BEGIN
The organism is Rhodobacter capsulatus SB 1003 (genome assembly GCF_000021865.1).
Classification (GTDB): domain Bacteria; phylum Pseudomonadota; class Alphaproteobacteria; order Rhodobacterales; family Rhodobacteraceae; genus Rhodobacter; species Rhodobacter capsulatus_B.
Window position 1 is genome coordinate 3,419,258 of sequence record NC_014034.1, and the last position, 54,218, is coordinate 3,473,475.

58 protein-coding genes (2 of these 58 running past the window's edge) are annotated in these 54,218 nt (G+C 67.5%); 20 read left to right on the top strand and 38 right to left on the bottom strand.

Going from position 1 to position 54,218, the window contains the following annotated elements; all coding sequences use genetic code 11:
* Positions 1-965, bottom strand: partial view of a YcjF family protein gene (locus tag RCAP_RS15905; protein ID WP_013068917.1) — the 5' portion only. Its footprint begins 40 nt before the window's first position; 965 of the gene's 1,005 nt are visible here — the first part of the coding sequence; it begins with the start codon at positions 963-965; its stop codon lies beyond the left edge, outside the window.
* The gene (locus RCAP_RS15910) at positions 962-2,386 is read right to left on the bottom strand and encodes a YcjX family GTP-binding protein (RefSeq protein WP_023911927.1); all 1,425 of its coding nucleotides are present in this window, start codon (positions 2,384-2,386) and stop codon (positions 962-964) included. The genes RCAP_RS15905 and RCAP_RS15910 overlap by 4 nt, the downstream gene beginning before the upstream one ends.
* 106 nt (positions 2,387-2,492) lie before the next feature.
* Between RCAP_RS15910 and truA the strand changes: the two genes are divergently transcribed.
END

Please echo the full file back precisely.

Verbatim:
The organism is Rhodobacter capsulatus SB 1003 (genome assembly GCF_000021865.1).
Classification (GTDB): domain Bacteria; phylum Pseudomonadota; class Alphaproteobacteria; order Rhodobacterales; family Rhodobacteraceae; genus Rhodobacter; species Rhodobacter capsulatus_B.
Window position 1 is genome coordinate 3,419,258 of sequence record NC_014034.1, and the last position, 54,218, is coordinate 3,473,475.

58 protein-coding genes (2 of these 58 running past the window's edge) are annotated in these 54,218 nt (G+C 67.5%); 20 read left to right on the top strand and 38 right to left on the bottom strand.

Going from position 1 to position 54,218, the window contains the following annotated elements; all coding sequences use genetic code 11:
* Positions 1-965, bottom strand: partial view of a YcjF family protein gene (locus tag RCAP_RS15905; protein ID WP_013068917.1) — the 5' portion only. Its footprint begins 40 nt before the window's first position; 965 of the gene's 1,005 nt are visible here — the first part of the coding sequence; it begins with the start codon at positions 963-965; its stop codon lies beyond the left edge, outside the window.
* The gene (locus RCAP_RS15910) at positions 962-2,386 is read right to left on the bottom strand and encodes a YcjX family GTP-binding protein (RefSeq protein WP_023911927.1); all 1,425 of its coding nucleotides are present in this window, start codon (positions 2,384-2,386) and stop codon (positions 962-964) included. The genes RCAP_RS15905 and RCAP_RS15910 overlap by 4 nt, the downstream gene beginning before the upstream one ends.
* 106 nt (positions 2,387-2,492) lie before the next feature.
* Between RCAP_RS15910 and truA the strand changes: the two genes are divergently transcribed.